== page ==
"One is the loneliest number . . ."
by JUSTIN D. BARNARD
Director of the Institute for Intellectual Discipleship
May 22, 2013 - Political “conservatives” (i.e., those who love mammon more than God) are fond of pointing out that Americans are increasingly a society of takers - a people who view themselves as being entitled to be on the receiving end of coerced generosity (i.e., government tax dollars). To whatever extent such sweeping claims about societal grasping are true, the realities to which they point (again, if true) should not be surprising.
The decline of traditional marriage (i.e., husband, wife, children) in our culture is well-documented. Everything from divorce, indefinite cohabitation, deliberately childless marriages, and same-sex partnerships have eroded our cultural capacity to apprehend what marriage is for. What has not been sufficiently appreciated is the relationship between this particular form of social or moral decay and the purported economic one.
The relationship is simple. Among other things, marriage is a means by which God purges human beings of their latent self-centeredness. Traditional marriage and family life requires a radical death to self and a deep orientation toward others which, apart from a special dispensation of Divine grace, cannot ordinarily be formed in any other way.
Theologically, marriage is arguably the normal state of man as made imago Dei, both creationally and eschatologically. After all, Adam’s singleness is the one thing God describes as being “not good” in an otherwise wholly satisfactory creation (Genesis 2:18). Moreover, the entire narrative of Scripture culminates with the marriage supper of the Lamb, celebrating the wedding of Christ and his bridal church.
Though undoubtedly provocative, perhaps it is not hyperbolic to say that man was made to be married. Yet such a claim must be understood theologically, not romantically. For the claim that to be fully man, man must marry, is rooted in perichoretic relations of the persons of the Godhead, the deep character of which is self-emptying Love. Thus, in the mathematical logic of the Trinity, unicity is not overcome by mere multiplicity. Rather, a perpetual union of plurality is generated by mutual outpouring.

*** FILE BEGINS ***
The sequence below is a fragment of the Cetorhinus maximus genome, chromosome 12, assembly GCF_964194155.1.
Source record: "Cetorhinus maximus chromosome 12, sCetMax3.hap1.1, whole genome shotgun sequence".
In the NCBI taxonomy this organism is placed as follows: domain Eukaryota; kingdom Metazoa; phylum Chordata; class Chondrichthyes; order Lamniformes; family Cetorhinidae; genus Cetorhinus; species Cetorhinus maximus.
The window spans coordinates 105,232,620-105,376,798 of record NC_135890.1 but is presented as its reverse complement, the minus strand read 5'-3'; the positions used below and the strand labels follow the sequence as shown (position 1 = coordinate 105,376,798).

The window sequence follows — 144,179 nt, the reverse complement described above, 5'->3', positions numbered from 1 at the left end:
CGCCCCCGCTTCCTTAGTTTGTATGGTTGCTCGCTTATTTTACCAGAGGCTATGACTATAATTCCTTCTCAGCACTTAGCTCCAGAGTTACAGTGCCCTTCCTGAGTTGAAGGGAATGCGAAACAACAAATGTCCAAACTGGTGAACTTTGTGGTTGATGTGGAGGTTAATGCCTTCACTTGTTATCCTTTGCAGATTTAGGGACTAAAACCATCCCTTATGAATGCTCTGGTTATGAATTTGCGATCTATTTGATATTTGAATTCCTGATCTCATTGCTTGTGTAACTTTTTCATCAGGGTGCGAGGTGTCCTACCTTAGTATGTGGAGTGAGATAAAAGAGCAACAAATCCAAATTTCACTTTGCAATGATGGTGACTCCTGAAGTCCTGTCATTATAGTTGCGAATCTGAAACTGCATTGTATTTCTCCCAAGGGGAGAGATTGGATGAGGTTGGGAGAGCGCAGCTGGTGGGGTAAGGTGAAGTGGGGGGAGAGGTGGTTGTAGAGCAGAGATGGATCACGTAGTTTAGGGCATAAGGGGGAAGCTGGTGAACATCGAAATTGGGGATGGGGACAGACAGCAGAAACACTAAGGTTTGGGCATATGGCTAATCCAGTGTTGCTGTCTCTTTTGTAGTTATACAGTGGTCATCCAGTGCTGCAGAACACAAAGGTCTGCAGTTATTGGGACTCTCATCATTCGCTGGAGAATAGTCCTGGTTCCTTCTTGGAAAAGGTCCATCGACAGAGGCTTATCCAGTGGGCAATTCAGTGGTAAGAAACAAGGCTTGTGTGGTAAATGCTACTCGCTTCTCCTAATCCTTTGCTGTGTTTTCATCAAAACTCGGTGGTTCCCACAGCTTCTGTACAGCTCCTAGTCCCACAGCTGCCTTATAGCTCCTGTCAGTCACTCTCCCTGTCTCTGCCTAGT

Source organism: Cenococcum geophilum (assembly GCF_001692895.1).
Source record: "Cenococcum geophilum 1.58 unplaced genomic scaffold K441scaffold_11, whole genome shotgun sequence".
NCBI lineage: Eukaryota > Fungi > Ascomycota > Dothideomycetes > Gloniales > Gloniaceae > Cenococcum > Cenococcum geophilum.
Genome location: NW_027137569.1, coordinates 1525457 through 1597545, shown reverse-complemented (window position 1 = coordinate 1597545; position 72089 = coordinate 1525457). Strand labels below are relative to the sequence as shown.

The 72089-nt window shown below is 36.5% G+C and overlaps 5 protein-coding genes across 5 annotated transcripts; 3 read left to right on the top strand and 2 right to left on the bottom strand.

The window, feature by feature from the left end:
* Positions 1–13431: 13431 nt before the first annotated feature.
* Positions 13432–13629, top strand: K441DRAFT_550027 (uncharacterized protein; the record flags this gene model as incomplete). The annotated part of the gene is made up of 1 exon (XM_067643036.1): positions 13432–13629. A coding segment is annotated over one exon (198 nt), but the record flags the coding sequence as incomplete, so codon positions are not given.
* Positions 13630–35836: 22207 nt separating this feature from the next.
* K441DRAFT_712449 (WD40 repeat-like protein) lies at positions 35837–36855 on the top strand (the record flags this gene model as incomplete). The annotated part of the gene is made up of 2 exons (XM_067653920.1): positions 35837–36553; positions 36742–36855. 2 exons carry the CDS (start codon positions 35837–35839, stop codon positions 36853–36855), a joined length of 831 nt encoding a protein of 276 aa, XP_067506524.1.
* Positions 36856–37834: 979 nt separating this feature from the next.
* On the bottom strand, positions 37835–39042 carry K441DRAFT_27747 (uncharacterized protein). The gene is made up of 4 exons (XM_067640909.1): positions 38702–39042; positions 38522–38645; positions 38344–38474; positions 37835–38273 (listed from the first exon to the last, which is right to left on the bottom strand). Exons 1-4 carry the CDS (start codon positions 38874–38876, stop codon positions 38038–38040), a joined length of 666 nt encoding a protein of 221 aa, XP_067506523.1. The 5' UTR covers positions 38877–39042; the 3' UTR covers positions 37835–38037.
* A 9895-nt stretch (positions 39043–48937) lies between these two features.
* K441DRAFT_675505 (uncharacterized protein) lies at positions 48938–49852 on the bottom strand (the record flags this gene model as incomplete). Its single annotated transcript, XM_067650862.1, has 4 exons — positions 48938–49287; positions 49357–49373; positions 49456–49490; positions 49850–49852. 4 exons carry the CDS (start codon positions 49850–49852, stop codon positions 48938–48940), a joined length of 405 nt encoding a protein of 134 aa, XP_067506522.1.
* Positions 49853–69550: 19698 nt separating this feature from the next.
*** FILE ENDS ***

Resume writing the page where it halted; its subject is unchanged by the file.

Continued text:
Sub-eschatologically, this is why nothing less than traditional marriage will do. It is not an accident that Eve is “taken out” of Adam. For this creational movement together with her distinctness from Adam, signals the de(self)centeredness that becoming “one flesh” requires. The parody of so-called “same-sex marriage” cannot, by its very nature, capture the moral logic pictured here. Metaphysically, it is merely a form of self-love.
Of course, the theological truth does not, by itself, entail the requirement that all who are single find and procure earthly mates. (Paul, for instance, thought his bachelorhood “good” - I Corinthians 7:8.) However, it may very well entail that all seek to discipline themselves in conformity with the vocational demands of marriage, even though single. At a minimum, this seems to require a deliberate apprehension of one’s single condition as one of betrothal to the Bridegroom. For the absence of this consciousness puts the single man or woman at risk of remaining in that condition of self-centeredness that marriage was created to overcome.